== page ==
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Editorial

September 14, 2017

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An encouraging start

An encouraging start

The government has taken the first step in its long-delayed plan to bring Fata into the mainstream after the federal cabinet decided to extend the jurisdiction of the Supreme Court and Islamabad High Court to the tribal areas. This represents a change of tack for the government, which had previously presented wholesale reforms to merge Fata with Khyber Pakhtunkhwa. Now it appears to be aiming for a gradual transition. This may have been politically necessary because of opposition to its reforms from allies like the JUI-F. Since all political parties are agreed on the need to give citizens of Fata access to the regular courts, this legislation should easily be approved by parliament and begin the process of repealing the Frontier Crimes Regulation. Among the many aspects of the FCR that make it so objectionable, none is more unfair than the concept of collective punishment and the denial of constitutional rights to Fata’s residents. The government hasn’t explained, though, why Fata has been given access to the Islamabad High Court rather than the Peshawar High Court. This would indicate that the original plan to make Fata part of Khyber Pakhtunkhwa may have been shelved. Some think that if that is the reason, it could be because the JUI-F, which has little electoral strength in Fata, is worried about being less competitive in the province.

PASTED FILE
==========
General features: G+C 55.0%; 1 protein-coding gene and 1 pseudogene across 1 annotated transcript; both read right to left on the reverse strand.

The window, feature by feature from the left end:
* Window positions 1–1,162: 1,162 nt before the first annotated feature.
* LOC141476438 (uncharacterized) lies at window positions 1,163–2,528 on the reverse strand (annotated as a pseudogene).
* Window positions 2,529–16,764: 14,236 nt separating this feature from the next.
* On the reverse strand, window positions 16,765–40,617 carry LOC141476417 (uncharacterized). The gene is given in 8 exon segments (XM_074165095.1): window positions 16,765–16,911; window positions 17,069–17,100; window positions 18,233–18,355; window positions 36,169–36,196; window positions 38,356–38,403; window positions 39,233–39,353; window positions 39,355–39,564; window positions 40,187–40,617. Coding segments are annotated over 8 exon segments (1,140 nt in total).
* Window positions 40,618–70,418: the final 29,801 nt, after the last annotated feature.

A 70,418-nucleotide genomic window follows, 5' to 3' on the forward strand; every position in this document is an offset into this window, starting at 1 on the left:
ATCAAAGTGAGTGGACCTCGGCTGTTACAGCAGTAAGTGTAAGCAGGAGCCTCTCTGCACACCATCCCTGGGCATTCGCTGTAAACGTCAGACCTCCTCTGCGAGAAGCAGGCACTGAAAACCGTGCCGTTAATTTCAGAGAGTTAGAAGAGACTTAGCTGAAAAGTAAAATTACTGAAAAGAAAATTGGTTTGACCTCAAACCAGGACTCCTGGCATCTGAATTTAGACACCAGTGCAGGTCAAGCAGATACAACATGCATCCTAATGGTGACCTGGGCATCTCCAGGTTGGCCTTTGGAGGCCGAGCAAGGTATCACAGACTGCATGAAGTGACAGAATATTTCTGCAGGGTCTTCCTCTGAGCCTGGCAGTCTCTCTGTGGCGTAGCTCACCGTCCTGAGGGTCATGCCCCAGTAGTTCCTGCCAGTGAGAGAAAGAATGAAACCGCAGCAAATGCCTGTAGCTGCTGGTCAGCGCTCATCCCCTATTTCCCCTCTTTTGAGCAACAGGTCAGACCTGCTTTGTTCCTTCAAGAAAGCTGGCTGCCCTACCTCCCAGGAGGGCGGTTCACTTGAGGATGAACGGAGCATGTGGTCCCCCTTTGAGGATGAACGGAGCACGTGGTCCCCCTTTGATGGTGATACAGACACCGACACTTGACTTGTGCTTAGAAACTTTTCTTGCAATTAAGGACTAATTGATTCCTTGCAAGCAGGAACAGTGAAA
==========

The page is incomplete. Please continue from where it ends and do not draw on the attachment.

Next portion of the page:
As important as giving Fata’s residents the right to appeal to regular court is, the government needs to remember that this is still just one measure in a long process. That Prime Minister Shahid Khaqan Abbasi has decided to appoint a chief operating officer to implement the Fata reforms on a fast-track basis shows that his government is ready to take action; but the role of parliament should not be ignored either. The entire country needs to buy into the decision to finally make Fata a full part of Pakistan. For that our representatives need to be on board. The question of what share of the federal divisible pool will be given to Fata is sure to be contentious since till now the tribal areas have received funding separately from the federal government. After decades of neglect and years of war, Fata deserves a greater share of resources to rebuild its society. All the other provinces will need to be brought on board to agree to affirmative aid for Fata. After this encouraging start, the government should not lose sight of all the work that is yet to be done to make Fata an equal stakeholder in the federation.        

 

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